A Future Worth It All

A Future Worth It All

Studies in the Book of Revelation

Dr. Jim Denison

Revelation 21-22

We are on the preparation committee, not the planning committee. Three times in our passage in this study, Jesus promises us, “I am coming soon.” The first Christians took this promise to mean that he would return in their lifetimes; of course, he did not. Even they tended to be more interested in planning than in preparing. Let this final study help us to be prepared for Jesus to return, whenever he chooses to come.

But first, there are two questions from last week I’d like to address briefly. The first is the idea of “double fulfillment”—could Revelation have both a first-century application and an end-of-time interpretation and fulfillment?

Sensus plenior. Seen in Scripture; example is Hosea 11.1, “Out of Egypt did I call my son,” used by Matthew 2.15 for Jesus.

But be careful seeing double fulfillment where the Bible does not clearly say that it is so; this is speculative. And be careful not to see a second fulfillment which requires a completely different interpretation of the passage. I think Revelation intends to be understood as symbols, whether those symbols applied only to the first century or also to ours in an historical way (the locusts were not and are not army helicopters!).

The second question relates to the “book of works” (Revelation 20.13: “The dead were judged according to what they had done as recorded in the books”). Did I mean that Christians will not face this judgment? Not at all.

Scripture is clear: Christians will be judged for our works as well. Paul in 1 Corinthians 3.11-15 is explicitly clear; 2 Corinthians 5.10 is clear as well: “We must all appear before the judgment seat of Christ, that each one may receive what is due him for the things done while in the body, whether good or bad.” The referent is obviously Christians (“we”).

My point was that we will not gain heaven by it, for no one can. Our names in the “Lamb’s book of life” are what give us eternal celebration in heaven with God.

Now, to a description of that heavenly future, we close our study of Revelation with chapters. 21-22.

An outline of Revelation

I. Prologue (1.1-18)

A. Preface (1.1-3)

B. Author and recipients (1.4-5)

C. Doxology (1.6-8)

II. The first vision (1.9-3.22): the glory of Christ and letters to his churches

A. The vision of the risen Christ and commission of the book (1.9-20)

B. The letters to the seven churches (chs. 2-3)

III. The second vision (4.1-16.21): judgments on the evil powers of the world

A. The vision of God in heaven (ch. 4)

B. The vision of the Lamb who breaks the seals (ch. 5)

C. Seven seals (6.1-8.1):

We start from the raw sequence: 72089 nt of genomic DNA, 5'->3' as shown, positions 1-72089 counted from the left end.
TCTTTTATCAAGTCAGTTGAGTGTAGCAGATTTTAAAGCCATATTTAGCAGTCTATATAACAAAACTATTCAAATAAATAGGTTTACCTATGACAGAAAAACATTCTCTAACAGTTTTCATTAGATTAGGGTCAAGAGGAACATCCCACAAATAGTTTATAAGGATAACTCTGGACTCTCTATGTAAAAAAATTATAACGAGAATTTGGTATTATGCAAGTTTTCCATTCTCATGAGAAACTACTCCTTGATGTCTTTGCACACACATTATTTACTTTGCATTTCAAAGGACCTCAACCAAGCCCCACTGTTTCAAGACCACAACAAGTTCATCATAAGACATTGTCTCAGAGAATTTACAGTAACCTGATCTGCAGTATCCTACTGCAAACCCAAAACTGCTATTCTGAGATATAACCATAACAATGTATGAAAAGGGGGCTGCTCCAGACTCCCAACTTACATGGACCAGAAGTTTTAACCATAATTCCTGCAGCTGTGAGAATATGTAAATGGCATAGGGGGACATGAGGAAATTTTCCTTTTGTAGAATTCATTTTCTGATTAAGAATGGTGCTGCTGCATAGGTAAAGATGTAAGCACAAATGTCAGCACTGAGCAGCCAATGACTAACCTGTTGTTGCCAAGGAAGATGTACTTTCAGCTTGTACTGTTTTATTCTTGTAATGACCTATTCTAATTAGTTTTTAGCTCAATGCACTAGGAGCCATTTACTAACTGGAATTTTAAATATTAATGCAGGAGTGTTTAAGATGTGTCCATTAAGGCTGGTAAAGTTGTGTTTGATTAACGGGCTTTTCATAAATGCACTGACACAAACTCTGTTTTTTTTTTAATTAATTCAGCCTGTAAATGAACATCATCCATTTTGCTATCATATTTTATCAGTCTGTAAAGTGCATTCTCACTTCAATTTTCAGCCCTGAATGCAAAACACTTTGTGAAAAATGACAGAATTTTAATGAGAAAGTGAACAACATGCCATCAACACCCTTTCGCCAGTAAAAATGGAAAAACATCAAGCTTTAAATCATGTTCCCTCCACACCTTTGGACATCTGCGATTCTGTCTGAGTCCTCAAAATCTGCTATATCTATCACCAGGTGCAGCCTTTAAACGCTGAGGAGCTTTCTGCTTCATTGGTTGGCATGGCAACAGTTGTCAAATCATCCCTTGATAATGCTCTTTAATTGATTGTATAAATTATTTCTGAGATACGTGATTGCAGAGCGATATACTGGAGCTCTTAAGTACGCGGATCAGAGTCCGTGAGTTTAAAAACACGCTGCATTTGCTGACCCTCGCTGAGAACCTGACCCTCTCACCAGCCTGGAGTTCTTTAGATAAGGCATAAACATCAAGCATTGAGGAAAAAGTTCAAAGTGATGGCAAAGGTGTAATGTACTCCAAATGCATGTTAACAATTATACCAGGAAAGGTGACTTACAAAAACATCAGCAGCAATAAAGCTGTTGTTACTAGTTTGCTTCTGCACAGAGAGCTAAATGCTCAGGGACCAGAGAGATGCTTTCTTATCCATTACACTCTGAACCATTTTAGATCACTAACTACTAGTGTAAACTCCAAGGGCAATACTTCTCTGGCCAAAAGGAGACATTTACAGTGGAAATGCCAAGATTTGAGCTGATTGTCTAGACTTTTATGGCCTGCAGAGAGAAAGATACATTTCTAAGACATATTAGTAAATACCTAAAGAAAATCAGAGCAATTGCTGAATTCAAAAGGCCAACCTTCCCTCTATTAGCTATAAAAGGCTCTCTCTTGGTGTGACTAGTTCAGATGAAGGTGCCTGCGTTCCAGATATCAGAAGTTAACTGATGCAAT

1. White horse of conquest (6.2)

2. Red horse of war (6.3-4)

3. Black horse of famine (6.5-6)

4. Pale horse of death (6.7-8)

5. Altar of slain faithful (6.9-11)

6. Great earthquake of the wrath of the Lamb (6.12-17)

Interlude—the sealing of the 144,000 (ch. 7)

7. Silence in heaven for “about half an hour” (8.1)

D. Seven trumpets (8.2-11-19):

Interlude: the angel with incense, the prayers of the saints (8.2-5)

1. Hail and fire—1/3 of earth burned up (8.7)

2. Huge mountain thrown into the sea—1/3 of sea to blood, 1/3 of

its creatures killed, 1/3 of its ships destroyed (8.8-9)

3. Great star fell on 1/3 of the rivers, turning water bitter (8.10-11)

4. 1/3 of sun, moon, stars struck and turned dark (8.12)

5. First woe: Abyss opened, scorpions released to attack all without

the seal of God (9.1-12)

6. Second woe: four angels released to kill 1/3 of mankind


Interlude: the angel with the little scroll (ch. 10),

two witnesses (11.1-14)

7. Praise of God by heaven and the 24 elders (11.15-19)

E. The seven signs (12.1-14.20)

1. The woman (12.1-2)

2. The dragon (12.3-13.1)

3. The beast out of the sea (13.1-10)

4. The beast out of the earth (13.11-18)

5. The Lamb and the 144,000 (14.1-5)

6. The three angels (14.6-13)

7. The harvest of the earth (14.14-20)

F. The seven plagues (15.1-16.21)

Preparations (ch. 15)

1. First bowl: ugly and painful sores on those who had the mark of

the beast and worshiped his image (v. 2).

2. Second bowl: the sea turned to blood, and all life in it died

(v. 3).

3. Third bowl: rivers and springs of water became blood, while the

angel praised God (vs. 4-7).

4. Fourth bowl: the sun scorched people, but “they refused to

repent” (vs. 8-9).

5. Fifth bowl: poured on the throne of the beast, and the world was

plunged into darkness but refused to repent (vs. 10-11).

6. Sixth bowl: Euphrates was dried up “to prepare the way for the

kings from the East”; demons gathered the kings of the

world “for the battle on the great day of God Almighty”

(v. 14), “the place that in Hebrew is called Armageddon” (v. 16).

7. Seventh bowl: the greatest earthquake in human history;

Babylon (Rome) was destroyed as God “gave her the cup filled with the wine of the fury of his wrath” (v. 19). 100-pound hailstones fell upon men, and “they cursed God”

(v. 21).

IV. The third vision (17.1-21.8): victory over the evil powers of the world

A. The mystery of Babylon (ch. 17)

B. The fall of Babylon (ch. 18)

C. The praise of heaven (19.1-10)

D. The victory of the King of Kings and Lord of Lords (19.11-21)

E. The millennium (20.1-6)

F. Satan’s final doom (20.7-10)

G. The judgment of the dead (20.11-15)

V. The fourth vision (21.1-22.21): the future blessing of the faithful

A. The new creation (21.1-8)

B. The new Jerusalem (21.9-27)

C. The river of life (22.1-6)

D. The promise of Jesus’ imminent return (22.7-21)

The new creation (21.1-8)

There are three promises here:

•Fellowship with God (21.1-8)

•Protection by God (21.9-26)

•Provisions from God (22) (Summers 212ff).